For some reason, I sort of assumed that The Woman in White was a ghost story. You have to admit that the title lends itself to my assumption rather becomingly, and, besides, one of Supernatural’s episodes featured the urban legend of the ‘Woman in White’.
I know, I know – complete and utter fail.
Wilkie Collins is probably glaring down (up?) at me from the afterlife, and planning some sort of ghostly visit to put the fear of polygamous, Opium-addicted, Victorian bearded authors into me.
I don’t want to give too much of The (actual) Woman In White away – the plot is intricate, and I’m far too lazy to write it all out. Suffice to say, there were no ghosts involved.
But there was:
- A Woman in White (she had a proper name, although I’m rather fond of alliteration), who was assisted in escaping a mental asylum by…
- A lowly middle-class drawing master, who became besotted with …
- A genteel young woman who acted like soggy lettuce throughout the book, especially when confronted with…
- Her new husband, who connived to steal her fortune with…
- A suave villain of “immense corpulence”.
So – no ghosts, but the book was a preclude to modern detective fiction*, and was ridiculously suspenseful – a feat considering how long it was. Moreover, it was originally published in serial form**! I, for one, would have threatened Collins with forced helpings of morality plays until he agreed to provide me with the entire manuscript at once.
Halfway through the story – assuming, of course, I was successful in my endeavour of obtaining the manuscript – I would have nevertheless had to read in small increments due to the villains being super villainous. No, seriously, they enraged me. It took ages to get through a few chapters, just because I had to regularly calm myself down (I feel like Bram Stoker should take note, especially as all his villain ever did was study train timetables for years on end).
After I whipped out a bottle of smelling salts to compose myself, I realised that The Woman In White was the physical embodiment of Collins rolling his eyes at Victorian morals***.
Just like the gesture, the book’s message was subtle, and could be easily ignored should a dignified reader choose to do so. Still, a testament to Collins’ skill was the provision of a moral lesson from his villain – a fascinating character who argued against the widely held belief that the lower classes could help themselves out of poverty by simply being good.
Indeed, what I loved about Collins was his characterisation – that of the aforementioned villain, and especially that of a Mr Fairlie. Mr Fairlie pretended (believed?) he suffered from a nonexistent disease of the nerves, and wanted nothing other than to be left alone to his quiet tyranny. The following excerpt will expose you to everything I loved about Mr Fairlie:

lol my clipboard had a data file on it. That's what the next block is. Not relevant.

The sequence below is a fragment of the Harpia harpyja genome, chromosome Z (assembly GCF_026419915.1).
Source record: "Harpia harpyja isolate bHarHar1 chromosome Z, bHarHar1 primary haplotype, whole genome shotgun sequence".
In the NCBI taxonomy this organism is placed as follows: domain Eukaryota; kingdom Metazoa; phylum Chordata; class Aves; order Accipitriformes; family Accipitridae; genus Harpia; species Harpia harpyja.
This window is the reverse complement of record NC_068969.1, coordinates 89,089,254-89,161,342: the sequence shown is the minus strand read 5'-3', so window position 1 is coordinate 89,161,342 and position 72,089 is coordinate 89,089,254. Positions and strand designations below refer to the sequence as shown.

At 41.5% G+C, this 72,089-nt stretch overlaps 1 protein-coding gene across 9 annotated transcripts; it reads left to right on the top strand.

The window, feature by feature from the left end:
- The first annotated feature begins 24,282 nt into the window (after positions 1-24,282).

“…The portfolio with the red back, Louis. Don’t drop it! You have no idea of the tortures I should suffer, Mr. Hartright, if Louis dropped that portfolio. Is it safe on that chair? Do you think it safe, Mr. Hartright? Yes? So glad. Will you oblige me by looking at the drawings, if you really think they are quite safe. Louis, go away. What an ass you are. Don’t you see me holding the tablettes? Do you suppose I want to hold them? Then why not relieve me of the tablettes without being told? A thousand pardons, Mr. Hartright; servants are such asses, are they not?…”
The end is nigh, and I think I will grant Mr Fairlie’s wish to have the last word…
* Fun Fact #1: Edgar Allan Poe wrote the first ever detective story, which I reviewed here. It compares favourably to Collins, mainly because Poe’s criminal was a primate. In fact, Woman in White was one of the first books to be dubbed a ‘sensation novel’ – a kind of fusion between detective and suspense fiction. The sensation novel described shocking acts in domestic and everyday settings.
** Fun Fact #2: The editor of the periodical that published Woman in White was none other than Charles Dickens, Collins’ significant other in a serious bromance.
*** Fun Fact #3: Collins was quite the bohemian; he famously refused to marry, lived for many years with his mistress, had children with his next-door neighbour, and enjoyed a polygamous relationship with both women (polygamous on his side, not entirely sure how they felt about each other).